Believers of Zoroastrianism perceive fire to be a very important symbol in their religion, since it represents divine light that is a representation of Ahura Mazda, their god. Light, therefore, is significant to Zoroastrianism, since they always pray in the direction of light as symbolism. Therefore, they do not necessarily worship fire as a ritual, but as a representation of their god’s divine light. Fire is, therefore, the medium through which believers receive spiritual insight and wisdom, from Ahura Mazda during worship. Additionally, Zoroastrianism also views water as an agent of ritual purity, since it is considered among the last elements that were created by their god. Since water is considered life sustaining, it is a very important representation of the Zoroastrian faith, and any form of worship is considered strengthening of waters. In this case, water is considered the source of wisdom and insight that believers get, while they worship their god. This religion follows very few rituals, and is mostly guided by ethics such as, good words, thoughts, and deeds that guide their daily activities and actions. A cord that is tied thrice called a kusti, is a representation of a person’s commitment to following those three basic rules of living a righteous life (Kapadia 56). Zoroastrianism has a belief that after death, a believer’s soul undergoes three days of meditation of the person’s past life in the world. After this, the person’s soul is judged, and if good deeds, thoughts, and words outweigh the bad ones, then the soul is allowed into heaven; however, if not, the soul is cast into hell.
Apart from that, they believe in communal worship as represented by events and festivals that are marked to celebrate functions such as, marriage, and the initiation of a young child into this religion (Nigosian 42). Zoroastrianism does not advocate for people to worship Ahura Mazda at specific locations or temples, but rather encourages its believers to pray at home and at any place they feel like communicating to their god. Additionally, the religion believes in active participation of life, by undertaking good deeds that are pleasing in the eyes of Ahura Mazda, to ensure happiness prevails, and to keep trouble and suffering away.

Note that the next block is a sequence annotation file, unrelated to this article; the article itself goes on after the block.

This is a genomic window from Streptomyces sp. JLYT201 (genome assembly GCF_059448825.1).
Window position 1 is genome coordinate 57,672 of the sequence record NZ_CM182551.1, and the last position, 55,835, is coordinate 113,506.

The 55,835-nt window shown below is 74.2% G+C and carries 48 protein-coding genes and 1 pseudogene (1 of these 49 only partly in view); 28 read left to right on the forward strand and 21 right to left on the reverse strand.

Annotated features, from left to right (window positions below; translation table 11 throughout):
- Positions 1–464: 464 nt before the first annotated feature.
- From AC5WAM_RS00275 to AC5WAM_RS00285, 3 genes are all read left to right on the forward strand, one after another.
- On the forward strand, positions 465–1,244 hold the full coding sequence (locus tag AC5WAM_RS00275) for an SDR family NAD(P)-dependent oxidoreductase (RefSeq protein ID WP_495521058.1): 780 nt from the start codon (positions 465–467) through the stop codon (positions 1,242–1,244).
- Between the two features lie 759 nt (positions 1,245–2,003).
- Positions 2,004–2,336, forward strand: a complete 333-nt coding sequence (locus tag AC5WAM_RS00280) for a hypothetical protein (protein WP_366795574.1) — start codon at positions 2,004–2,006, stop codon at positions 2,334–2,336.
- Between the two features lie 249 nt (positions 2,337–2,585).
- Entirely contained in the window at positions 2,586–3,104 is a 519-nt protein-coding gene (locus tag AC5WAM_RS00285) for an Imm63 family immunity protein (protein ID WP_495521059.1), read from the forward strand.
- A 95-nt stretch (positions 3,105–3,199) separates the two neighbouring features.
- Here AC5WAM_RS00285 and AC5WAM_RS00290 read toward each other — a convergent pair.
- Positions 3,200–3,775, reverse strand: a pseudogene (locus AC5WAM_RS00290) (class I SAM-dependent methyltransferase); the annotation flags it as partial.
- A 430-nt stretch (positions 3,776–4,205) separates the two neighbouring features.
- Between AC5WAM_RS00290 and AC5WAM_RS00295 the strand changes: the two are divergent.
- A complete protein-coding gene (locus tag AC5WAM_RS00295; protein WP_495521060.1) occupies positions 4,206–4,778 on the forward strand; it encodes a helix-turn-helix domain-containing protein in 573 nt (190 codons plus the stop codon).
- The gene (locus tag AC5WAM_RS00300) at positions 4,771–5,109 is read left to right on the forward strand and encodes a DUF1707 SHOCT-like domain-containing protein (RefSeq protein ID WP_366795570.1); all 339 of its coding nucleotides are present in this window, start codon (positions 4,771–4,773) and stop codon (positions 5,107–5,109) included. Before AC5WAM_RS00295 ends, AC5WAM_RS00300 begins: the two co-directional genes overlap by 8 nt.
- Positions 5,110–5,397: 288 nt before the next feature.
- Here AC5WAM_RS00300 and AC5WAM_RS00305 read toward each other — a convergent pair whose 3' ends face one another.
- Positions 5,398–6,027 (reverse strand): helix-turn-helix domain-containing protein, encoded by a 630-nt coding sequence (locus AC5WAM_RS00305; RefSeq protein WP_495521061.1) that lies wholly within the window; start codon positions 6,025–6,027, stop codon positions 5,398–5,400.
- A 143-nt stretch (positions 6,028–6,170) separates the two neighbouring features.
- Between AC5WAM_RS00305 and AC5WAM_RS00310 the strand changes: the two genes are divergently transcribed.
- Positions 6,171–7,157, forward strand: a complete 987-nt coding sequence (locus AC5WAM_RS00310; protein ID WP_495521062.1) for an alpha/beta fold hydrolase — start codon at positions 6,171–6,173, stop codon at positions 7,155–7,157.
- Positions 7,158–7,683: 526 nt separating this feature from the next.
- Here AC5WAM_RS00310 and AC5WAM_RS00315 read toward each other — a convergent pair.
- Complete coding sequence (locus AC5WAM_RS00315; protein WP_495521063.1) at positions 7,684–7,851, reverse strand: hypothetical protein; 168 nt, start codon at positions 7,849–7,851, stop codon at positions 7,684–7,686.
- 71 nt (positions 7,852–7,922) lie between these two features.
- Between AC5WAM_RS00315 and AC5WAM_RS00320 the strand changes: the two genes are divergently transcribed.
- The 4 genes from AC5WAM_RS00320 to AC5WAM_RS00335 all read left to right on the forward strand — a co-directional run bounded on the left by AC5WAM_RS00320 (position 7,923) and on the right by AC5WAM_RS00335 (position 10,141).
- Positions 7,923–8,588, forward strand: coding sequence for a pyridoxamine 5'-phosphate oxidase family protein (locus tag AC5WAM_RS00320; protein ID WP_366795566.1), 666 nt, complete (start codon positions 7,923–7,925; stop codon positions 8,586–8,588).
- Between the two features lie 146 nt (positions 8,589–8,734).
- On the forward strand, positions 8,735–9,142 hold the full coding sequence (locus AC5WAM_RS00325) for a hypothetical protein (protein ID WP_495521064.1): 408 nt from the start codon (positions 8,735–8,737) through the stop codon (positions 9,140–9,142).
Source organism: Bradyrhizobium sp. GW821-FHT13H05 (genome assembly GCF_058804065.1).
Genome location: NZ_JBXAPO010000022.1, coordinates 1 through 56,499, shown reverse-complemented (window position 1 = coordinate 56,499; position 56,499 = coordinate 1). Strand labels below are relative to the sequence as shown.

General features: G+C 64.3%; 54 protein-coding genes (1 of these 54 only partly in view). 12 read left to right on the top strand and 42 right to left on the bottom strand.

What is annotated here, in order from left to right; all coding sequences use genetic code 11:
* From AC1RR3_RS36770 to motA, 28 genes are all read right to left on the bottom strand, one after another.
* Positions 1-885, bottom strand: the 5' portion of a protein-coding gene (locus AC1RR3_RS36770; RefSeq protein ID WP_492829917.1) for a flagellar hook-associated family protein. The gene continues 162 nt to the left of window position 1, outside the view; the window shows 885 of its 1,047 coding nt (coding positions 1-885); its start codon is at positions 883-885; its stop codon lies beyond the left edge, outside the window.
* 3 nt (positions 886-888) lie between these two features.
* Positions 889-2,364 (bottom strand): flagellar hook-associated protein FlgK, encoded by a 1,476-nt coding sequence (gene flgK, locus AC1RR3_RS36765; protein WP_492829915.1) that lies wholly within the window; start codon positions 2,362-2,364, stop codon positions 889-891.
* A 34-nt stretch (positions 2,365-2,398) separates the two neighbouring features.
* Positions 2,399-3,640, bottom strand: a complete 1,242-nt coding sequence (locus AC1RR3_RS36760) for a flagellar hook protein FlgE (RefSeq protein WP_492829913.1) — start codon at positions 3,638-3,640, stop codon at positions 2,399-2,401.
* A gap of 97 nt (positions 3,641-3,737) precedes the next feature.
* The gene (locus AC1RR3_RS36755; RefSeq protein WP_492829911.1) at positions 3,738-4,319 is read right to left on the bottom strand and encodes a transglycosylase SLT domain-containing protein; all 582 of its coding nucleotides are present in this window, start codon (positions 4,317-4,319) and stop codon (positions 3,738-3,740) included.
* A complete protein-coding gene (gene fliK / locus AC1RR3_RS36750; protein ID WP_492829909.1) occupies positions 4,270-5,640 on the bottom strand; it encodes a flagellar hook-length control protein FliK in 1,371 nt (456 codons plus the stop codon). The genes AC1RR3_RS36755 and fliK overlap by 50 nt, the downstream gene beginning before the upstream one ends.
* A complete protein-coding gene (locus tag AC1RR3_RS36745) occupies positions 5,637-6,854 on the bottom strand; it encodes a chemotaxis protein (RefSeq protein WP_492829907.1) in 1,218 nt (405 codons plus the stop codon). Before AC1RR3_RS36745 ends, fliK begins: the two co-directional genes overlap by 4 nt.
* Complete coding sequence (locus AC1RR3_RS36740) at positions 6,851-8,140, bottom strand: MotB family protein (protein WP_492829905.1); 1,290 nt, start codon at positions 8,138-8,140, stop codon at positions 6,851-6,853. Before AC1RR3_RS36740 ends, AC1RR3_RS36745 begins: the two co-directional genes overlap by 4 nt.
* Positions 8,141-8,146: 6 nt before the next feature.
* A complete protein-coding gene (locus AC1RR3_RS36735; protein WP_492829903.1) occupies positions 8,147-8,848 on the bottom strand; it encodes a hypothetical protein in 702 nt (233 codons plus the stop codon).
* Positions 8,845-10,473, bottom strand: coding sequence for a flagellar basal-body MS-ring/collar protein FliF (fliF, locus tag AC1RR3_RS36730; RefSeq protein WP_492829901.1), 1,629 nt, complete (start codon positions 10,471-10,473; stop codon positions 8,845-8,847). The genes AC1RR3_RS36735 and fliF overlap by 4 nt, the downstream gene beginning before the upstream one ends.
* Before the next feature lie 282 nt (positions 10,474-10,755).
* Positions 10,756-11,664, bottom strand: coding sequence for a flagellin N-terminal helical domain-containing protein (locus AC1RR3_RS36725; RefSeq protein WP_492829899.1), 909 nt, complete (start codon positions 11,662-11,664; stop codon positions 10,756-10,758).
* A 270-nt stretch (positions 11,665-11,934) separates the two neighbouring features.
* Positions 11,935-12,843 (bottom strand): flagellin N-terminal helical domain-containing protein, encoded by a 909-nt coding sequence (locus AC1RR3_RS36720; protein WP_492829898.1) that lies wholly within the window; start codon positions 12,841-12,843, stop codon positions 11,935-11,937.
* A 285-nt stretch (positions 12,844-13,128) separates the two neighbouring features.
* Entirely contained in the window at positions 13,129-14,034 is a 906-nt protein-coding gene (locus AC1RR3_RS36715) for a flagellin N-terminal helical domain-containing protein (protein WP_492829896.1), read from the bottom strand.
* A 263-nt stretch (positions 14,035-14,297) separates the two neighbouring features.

Zoroastrianism has had an effect on various different religions such as Judaism and Christianity, since they borrow the ideas of heaven, hell, God, Satan, resurrection, and final judgment that is portrayed in Zoroastrianism. Additionally, its beliefs of the holiness of all of god’s creations are very critical when it comes to matters of protecting and conserving the environment (Whitney 61). Therefore, Zoroastrianism is one of the first eco-friendly religions that do not destroy trees, rivers, or pollute the environment in any way. This is because it believes in purity of the world, and that each item on earth was made for a good purpose to serve.
Some members of the Zoroastrianism religion have always been opposed to conversion of people from other faiths into this religion. This is due to historical reasons, and the need to preserve the purity of the religion, hence believers are not expected to interact with people from other faiths. In some areas of India, believers see this as a punishable crime, and members found guilty may be excommunicated from the religion, and cast out.
In the world today, there are a few remaining members of Zoroastrianism religion that continue to practice their beliefs, even though its dominance has fallen over the years. Few members are found in both Iran and India, but they have maintained the cultural heritage of the religion, by conducting festivals and rituals that aim at emphasizing their identity and beliefs. Through the Avesta, which is the religious book of the Zoroastrians, the sacred texts are a guide to each believer, and are a source of wisdom to many. Through this, believers are influenced to live positive lives, and continue the heritage through the many generations, from its inception in the 6th century. Therefore, Zoroastrianism is among the only few religions that are still practiced, even though it was one of the first religions to be established in the world.